introduced by the Prophet as humbly sensible of the baseness of their conduct, and desirous of making atonement and satisfaction for their sins. They are represented as anxiously inquiring, Wherewith shall I come before the Lord, and bow myself before the most high God? They were anxious to appease the anger of God, and to avert his judgments from them, to obtain his forgiveness, and favour, and blessing. If it were necessary, they plainly intimate they would bring the most numerous and costly offerings. They ask if God will accept of the ordinary sacrifices, such as they offered on other occasions, and such as were required in his law. Shall I come before him with burnt-offerings, with calves of a year old ? Or else, does he expect a more costly offering, such as our kings have sometimes made upon extraordinary occasions. Will the Lord be pleased with thousands of rams, or with ten thousands of rivers of oil ? We are ready to make such a sacrifice, if it will be accepted; or else, shall we offer up our own children, as some do, to appease the anger of their offended deities. Shall I give my first-born for my transgressions, the fruit of my body for the sin of my soul? We do not refuse to do even this service, if it should be required of us. Now the answer to all this inquiry is contained in the words of the text : He has shewed thee, O man, what is good ; and what doth the Lord require of thee, but to do justly, and to love mercy, and to walk humbly with thy God. This is the most acceptable service to God; this is better than all the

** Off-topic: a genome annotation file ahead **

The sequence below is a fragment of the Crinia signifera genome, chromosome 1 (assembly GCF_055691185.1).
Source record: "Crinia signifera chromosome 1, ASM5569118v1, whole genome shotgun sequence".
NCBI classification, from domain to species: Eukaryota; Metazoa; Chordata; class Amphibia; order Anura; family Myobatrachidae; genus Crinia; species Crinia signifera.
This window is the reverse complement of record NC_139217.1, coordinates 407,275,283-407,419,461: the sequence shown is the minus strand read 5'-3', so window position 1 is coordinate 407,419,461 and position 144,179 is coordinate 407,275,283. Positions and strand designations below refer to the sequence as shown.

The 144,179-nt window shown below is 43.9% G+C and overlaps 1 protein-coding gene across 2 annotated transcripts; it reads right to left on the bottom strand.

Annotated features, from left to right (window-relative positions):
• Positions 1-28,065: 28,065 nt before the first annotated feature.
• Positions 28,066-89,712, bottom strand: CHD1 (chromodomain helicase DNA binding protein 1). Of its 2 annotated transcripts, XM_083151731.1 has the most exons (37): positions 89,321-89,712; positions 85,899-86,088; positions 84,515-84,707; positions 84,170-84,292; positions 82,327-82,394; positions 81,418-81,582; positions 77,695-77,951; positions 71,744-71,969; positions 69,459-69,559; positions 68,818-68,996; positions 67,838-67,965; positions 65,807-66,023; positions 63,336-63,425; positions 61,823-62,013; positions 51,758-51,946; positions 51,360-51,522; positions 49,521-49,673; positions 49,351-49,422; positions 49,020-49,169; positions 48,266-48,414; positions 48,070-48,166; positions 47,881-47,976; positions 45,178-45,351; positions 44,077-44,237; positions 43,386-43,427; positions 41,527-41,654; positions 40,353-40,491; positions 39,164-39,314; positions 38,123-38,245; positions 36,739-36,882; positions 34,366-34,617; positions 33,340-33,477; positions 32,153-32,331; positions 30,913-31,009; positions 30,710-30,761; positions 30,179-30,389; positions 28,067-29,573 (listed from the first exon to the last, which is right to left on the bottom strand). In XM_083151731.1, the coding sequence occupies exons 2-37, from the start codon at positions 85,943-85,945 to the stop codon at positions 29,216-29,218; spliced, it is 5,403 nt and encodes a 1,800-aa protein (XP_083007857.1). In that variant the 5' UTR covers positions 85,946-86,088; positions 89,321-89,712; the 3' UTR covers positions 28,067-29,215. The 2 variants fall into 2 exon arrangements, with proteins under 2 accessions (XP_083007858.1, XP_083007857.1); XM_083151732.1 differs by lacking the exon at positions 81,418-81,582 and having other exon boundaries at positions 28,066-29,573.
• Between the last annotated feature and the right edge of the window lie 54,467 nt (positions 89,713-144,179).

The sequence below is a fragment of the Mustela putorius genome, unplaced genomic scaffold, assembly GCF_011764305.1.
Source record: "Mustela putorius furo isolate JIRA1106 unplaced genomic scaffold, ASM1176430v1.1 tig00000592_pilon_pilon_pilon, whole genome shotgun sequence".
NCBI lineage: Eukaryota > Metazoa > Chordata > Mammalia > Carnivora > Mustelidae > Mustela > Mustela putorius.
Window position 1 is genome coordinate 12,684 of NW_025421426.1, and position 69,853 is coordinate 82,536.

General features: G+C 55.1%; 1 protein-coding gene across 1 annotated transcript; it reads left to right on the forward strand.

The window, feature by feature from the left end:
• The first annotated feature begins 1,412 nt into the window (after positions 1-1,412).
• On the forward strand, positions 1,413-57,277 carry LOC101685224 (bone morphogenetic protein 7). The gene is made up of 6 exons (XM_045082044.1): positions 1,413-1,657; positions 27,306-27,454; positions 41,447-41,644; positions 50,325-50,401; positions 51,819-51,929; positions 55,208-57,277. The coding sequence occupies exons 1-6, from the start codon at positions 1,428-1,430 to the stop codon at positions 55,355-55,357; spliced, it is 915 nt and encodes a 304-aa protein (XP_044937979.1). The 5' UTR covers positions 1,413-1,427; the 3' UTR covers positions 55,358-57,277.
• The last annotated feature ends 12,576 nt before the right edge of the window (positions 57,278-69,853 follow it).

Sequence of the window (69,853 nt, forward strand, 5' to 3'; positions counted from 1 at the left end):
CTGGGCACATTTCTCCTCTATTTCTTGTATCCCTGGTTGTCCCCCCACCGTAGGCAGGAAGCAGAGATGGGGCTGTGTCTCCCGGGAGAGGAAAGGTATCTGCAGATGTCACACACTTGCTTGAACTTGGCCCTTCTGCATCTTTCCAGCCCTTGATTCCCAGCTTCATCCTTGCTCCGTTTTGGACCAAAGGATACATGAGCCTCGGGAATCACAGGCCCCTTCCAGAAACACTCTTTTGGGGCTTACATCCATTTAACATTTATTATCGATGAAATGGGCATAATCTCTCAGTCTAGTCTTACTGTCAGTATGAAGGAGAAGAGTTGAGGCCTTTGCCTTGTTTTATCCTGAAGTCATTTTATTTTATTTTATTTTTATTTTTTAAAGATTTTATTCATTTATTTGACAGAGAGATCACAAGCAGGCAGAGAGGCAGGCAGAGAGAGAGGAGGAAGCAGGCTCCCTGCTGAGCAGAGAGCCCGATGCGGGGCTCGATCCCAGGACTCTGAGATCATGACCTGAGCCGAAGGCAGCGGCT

sacrifices before mentioned. Let but this be done-let this duty be rightly performed, and the controversy is at an end, the difference is made up, the wrath of God is appeased; and he will show you favour, and will have mercy upon you ; he will remove his judgments, and bestow on you the blessings of his providence and grace.

The subject is further illustrated at the conclusion of the chapter, where the Lord complains of the deceitfulness and insincerity of the people. Are there yet the treasures of wickedness in the house of the wicked, and the scant measure that is abominable? Shall I count them pure with the wicked balances and the bag of deceitful weights? It is in vain to think I shall be reconciled to those who continue to practise fraud and injustice, or that I shall approve of and bless those who persist in their idolatrous and superstitious worship. While the ordinances and decrees of Omri and Ahab, two of their most wicked kings, were kept and observed, the commandments of God were disobeyed, his worship neglected, and his word despised; and therefore it was that God determined to punish this ungrateful and rebellious people with his severest judgments. For the statutes of Omri are kept, and all the works of the house of Ahab. And ye walk in their counsels, that I should make thee a desolation, and the inhabitants thereof a reproach.

Such is the introduction of the subject which is given in the context; and I shall now proceed to explain the